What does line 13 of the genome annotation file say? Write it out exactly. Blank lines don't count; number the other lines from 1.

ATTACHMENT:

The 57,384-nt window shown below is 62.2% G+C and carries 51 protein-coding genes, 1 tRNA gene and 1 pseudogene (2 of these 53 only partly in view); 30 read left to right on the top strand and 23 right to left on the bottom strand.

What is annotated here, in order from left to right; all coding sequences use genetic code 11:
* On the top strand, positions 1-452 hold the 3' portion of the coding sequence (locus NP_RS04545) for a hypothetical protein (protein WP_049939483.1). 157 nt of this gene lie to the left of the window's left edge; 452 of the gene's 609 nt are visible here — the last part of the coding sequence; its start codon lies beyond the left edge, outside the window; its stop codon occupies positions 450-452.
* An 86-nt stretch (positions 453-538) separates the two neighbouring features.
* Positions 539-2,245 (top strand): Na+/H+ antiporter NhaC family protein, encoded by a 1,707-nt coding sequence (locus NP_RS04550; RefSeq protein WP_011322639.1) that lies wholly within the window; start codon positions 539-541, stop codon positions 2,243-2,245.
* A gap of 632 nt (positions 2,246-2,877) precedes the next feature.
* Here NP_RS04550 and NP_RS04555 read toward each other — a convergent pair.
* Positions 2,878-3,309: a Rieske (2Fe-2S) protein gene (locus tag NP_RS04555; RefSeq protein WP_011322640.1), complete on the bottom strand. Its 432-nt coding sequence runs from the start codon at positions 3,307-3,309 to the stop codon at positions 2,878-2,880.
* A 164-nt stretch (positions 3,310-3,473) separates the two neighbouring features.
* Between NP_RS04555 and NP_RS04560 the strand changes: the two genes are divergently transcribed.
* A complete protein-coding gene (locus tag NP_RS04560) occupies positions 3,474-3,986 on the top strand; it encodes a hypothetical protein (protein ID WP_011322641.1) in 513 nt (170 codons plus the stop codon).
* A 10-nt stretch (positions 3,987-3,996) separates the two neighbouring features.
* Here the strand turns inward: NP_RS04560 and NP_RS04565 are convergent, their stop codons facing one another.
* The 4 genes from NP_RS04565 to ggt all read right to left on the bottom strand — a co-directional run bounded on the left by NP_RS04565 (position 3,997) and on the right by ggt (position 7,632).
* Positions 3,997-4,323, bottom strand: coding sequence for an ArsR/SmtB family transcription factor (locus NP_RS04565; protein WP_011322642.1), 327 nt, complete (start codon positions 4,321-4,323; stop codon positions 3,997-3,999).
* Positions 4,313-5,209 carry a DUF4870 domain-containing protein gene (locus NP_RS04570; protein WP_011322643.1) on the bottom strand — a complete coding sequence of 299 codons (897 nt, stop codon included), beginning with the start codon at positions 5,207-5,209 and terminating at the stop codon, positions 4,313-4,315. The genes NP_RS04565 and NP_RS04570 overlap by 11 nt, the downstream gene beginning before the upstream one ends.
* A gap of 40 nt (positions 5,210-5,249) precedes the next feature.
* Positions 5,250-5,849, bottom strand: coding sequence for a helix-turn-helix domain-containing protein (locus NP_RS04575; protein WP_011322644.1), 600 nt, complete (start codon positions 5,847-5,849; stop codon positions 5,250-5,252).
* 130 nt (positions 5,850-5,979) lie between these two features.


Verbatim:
* Here the strand turns inward: NP_RS04560 and NP_RS04565 are convergent, their stop codons facing one another.